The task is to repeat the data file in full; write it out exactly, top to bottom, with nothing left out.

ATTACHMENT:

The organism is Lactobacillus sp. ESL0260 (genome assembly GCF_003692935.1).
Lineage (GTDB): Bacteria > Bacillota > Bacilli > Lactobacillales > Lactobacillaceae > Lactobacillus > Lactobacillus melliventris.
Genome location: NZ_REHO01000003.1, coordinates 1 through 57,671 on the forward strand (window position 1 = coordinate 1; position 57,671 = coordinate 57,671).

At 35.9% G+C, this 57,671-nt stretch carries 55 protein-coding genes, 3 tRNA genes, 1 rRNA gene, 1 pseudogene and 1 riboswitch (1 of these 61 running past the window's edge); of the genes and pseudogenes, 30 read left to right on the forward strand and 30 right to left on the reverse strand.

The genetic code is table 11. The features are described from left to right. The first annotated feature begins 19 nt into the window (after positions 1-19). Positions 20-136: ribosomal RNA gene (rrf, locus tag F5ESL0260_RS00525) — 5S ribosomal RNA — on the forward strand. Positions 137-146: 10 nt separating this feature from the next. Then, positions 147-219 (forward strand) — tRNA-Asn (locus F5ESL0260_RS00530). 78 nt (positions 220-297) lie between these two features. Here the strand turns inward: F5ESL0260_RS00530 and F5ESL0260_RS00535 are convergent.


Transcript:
The organism is Lactobacillus sp. ESL0260 (genome assembly GCF_003692935.1).
Lineage (GTDB): Bacteria > Bacillota > Bacilli > Lactobacillales > Lactobacillaceae > Lactobacillus > Lactobacillus melliventris.
Genome location: NZ_REHO01000003.1, coordinates 1 through 57,671 on the forward strand (window position 1 = coordinate 1; position 57,671 = coordinate 57,671).

At 35.9% G+C, this 57,671-nt stretch carries 55 protein-coding genes, 3 tRNA genes, 1 rRNA gene, 1 pseudogene and 1 riboswitch (1 of these 61 running past the window's edge); of the genes and pseudogenes, 30 read left to right on the forward strand and 30 right to left on the reverse strand.

The genetic code is table 11. The features are described from left to right. The first annotated feature begins 19 nt into the window (after positions 1-19). Positions 20-136: ribosomal RNA gene (rrf, locus tag F5ESL0260_RS00525) — 5S ribosomal RNA — on the forward strand. Positions 137-146: 10 nt separating this feature from the next. Then, positions 147-219 (forward strand) — tRNA-Asn (locus F5ESL0260_RS00530). 78 nt (positions 220-297) lie between these two features. Here the strand turns inward: F5ESL0260_RS00530 and F5ESL0260_RS00535 are convergent.